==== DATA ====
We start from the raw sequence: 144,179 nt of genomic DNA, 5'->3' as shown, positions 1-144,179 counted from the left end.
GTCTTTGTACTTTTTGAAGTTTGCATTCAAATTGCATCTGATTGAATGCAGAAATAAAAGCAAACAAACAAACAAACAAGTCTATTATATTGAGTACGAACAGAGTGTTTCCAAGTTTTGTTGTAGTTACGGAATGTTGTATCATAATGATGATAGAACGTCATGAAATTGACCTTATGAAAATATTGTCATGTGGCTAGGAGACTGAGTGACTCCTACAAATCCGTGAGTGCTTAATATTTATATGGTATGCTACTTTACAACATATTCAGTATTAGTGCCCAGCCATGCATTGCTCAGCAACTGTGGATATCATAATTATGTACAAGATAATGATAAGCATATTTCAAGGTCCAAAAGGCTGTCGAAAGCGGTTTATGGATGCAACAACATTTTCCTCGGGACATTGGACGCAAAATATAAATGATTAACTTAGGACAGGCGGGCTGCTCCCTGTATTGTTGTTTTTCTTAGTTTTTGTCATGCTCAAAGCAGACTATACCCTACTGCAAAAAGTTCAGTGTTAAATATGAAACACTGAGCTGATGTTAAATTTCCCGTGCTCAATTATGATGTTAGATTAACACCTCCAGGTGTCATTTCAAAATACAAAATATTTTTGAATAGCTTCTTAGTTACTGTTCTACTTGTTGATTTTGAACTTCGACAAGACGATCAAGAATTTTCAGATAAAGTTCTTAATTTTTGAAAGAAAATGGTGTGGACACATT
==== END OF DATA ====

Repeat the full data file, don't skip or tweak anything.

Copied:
We start from the raw sequence: 144,179 nt of genomic DNA, 5'->3' as shown, positions 1-144,179 counted from the left end.
GTCTTTGTACTTTTTGAAGTTTGCATTCAAATTGCATCTGATTGAATGCAGAAATAAAAGCAAACAAACAAACAAACAAGTCTATTATATTGAGTACGAACAGAGTGTTTCCAAGTTTTGTTGTAGTTACGGAATGTTGTATCATAATGATGATAGAACGTCATGAAATTGACCTTATGAAAATATTGTCATGTGGCTAGGAGACTGAGTGACTCCTACAAATCCGTGAGTGCTTAATATTTATATGGTATGCTACTTTACAACATATTCAGTATTAGTGCCCAGCCATGCATTGCTCAGCAACTGTGGATATCATAATTATGTACAAGATAATGATAAGCATATTTCAAGGTCCAAAAGGCTGTCGAAAGCGGTTTATGGATGCAACAACATTTTCCTCGGGACATTGGACGCAAAATATAAATGATTAACTTAGGACAGGCGGGCTGCTCCCTGTATTGTTGTTTTTCTTAGTTTTTGTCATGCTCAAAGCAGACTATACCCTACTGCAAAAAGTTCAGTGTTAAATATGAAACACTGAGCTGATGTTAAATTTCCCGTGCTCAATTATGATGTTAGATTAACACCTCCAGGTGTCATTTCAAAATACAAAATATTTTTGAATAGCTTCTTAGTTACTGTTCTACTTGTTGATTTTGAACTTCGACAAGACGATCAAGAATTTTCAGATAAAGTTCTTAATTTTTGAAAGAAAATGGTGTGGACACATT